NY AG Reviewing Controversial "Stop and Frisk" Tactic: Report

Mayor Bloomberg and Police Commissioner Ray Kelly say they believe the stop-and-frisk program is lowering the city's crime rate

View Comments (
)
|
Email
|
Print

    NEWSLETTERS

    TK
    Getty Images

    The state Attorney General's Office is reviewing the NYPD's "stop and frisk'' tactic that has drawn criticism from civil liberties advocates, according to a published report.     

    The Daily News reports that a "working group'' inside Attorney General Eric Schneiderman's office is analyzing records, including racial breakdowns of those subjected to the searches, to determine whether a more expansive analysis is necessary.     

    A Schneiderman spokeswoman declined to comment Wednesday.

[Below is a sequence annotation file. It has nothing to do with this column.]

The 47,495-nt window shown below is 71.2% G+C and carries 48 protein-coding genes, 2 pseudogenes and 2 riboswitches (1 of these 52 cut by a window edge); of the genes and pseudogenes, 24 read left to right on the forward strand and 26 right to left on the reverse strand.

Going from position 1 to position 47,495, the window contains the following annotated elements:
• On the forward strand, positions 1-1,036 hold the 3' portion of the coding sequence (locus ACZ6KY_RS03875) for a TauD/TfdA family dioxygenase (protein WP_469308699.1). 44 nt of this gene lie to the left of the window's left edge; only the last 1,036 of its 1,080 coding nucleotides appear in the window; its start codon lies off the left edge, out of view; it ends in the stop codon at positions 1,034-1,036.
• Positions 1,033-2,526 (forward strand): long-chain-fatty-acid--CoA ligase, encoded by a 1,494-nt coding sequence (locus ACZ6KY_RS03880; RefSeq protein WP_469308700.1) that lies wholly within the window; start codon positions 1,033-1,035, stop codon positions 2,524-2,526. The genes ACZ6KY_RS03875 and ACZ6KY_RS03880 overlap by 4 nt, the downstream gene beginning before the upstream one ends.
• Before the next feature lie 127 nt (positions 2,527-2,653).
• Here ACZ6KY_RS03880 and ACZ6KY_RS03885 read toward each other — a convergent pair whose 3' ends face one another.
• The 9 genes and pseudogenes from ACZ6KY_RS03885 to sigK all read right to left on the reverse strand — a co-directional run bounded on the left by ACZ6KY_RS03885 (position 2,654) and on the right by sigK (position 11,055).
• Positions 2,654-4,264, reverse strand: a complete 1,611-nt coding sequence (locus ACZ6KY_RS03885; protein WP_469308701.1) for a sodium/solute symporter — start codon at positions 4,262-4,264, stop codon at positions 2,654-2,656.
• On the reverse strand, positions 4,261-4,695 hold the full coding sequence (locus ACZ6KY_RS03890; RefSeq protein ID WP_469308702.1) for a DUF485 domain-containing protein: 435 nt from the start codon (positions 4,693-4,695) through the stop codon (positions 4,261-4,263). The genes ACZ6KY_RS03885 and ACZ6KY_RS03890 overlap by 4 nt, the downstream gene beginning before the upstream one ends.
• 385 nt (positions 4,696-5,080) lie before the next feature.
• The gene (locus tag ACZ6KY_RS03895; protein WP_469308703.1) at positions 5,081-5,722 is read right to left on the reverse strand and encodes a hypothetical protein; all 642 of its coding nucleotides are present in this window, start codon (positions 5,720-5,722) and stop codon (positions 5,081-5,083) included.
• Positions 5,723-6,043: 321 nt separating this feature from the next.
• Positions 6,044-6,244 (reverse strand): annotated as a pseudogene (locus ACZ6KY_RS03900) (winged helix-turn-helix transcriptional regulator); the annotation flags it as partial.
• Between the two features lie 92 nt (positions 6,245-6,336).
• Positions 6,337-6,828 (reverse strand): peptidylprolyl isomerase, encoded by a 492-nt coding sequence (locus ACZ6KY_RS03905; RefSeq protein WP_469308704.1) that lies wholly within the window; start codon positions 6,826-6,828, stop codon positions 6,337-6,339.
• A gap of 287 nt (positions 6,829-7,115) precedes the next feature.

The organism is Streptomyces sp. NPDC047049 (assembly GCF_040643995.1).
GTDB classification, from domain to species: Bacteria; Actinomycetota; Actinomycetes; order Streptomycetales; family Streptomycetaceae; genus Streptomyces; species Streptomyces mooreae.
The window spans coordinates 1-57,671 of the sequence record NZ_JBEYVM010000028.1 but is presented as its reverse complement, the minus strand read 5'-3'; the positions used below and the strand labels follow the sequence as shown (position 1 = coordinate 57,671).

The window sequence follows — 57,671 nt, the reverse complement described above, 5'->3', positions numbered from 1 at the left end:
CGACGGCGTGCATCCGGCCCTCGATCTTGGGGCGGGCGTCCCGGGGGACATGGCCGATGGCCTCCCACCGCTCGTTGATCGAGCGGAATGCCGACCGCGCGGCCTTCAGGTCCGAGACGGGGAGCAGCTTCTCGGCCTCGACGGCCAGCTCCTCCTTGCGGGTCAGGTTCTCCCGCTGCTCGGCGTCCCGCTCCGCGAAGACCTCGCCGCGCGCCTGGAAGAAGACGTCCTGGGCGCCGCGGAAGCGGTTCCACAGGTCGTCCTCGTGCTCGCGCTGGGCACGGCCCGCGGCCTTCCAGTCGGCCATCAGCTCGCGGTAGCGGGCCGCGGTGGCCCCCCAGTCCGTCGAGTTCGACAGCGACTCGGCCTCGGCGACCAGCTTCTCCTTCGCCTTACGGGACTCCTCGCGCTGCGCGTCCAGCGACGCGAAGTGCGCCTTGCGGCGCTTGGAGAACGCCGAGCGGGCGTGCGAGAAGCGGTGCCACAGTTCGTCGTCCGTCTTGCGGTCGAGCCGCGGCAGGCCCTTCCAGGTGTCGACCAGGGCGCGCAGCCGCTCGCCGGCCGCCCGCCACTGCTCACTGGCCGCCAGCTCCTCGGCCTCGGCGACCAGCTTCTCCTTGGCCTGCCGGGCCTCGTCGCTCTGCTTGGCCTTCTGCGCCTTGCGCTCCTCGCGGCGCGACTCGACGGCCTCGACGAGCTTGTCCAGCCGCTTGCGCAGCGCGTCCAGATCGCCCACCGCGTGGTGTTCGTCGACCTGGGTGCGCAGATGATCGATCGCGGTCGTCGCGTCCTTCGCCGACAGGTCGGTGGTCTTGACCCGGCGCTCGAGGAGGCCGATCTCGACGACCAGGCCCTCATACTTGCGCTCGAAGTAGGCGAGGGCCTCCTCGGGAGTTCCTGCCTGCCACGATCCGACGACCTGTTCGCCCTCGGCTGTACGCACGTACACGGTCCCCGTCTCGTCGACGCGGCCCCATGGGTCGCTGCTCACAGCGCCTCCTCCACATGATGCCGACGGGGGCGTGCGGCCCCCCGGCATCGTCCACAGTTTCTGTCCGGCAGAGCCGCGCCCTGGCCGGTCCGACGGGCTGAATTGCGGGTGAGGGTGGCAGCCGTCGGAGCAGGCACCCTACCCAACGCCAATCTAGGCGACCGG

Last year, city officers stopped and questioned more than 684,000 people on the streets under the stop-and-frisk program, a record since the NYPD began tallies in 2002.     

    Mayor Michael Bloomberg and Police Commissioner Ray Kelly say they believe the stop-and-frisk program is lowering the city's crime rate.     

    Civil rights groups say the tactic unfairly targets people of color.

    Get the latest from NBC 4 New York anytime, anywhere. Follow us on Twitter, Facebook and Google+. Sign up for email newsletters here. Get breaking news delivered right to your phone -- just text NYBREAKING to 639710. For more info, text HELP. To end, text STOP. Message and data rates may apply.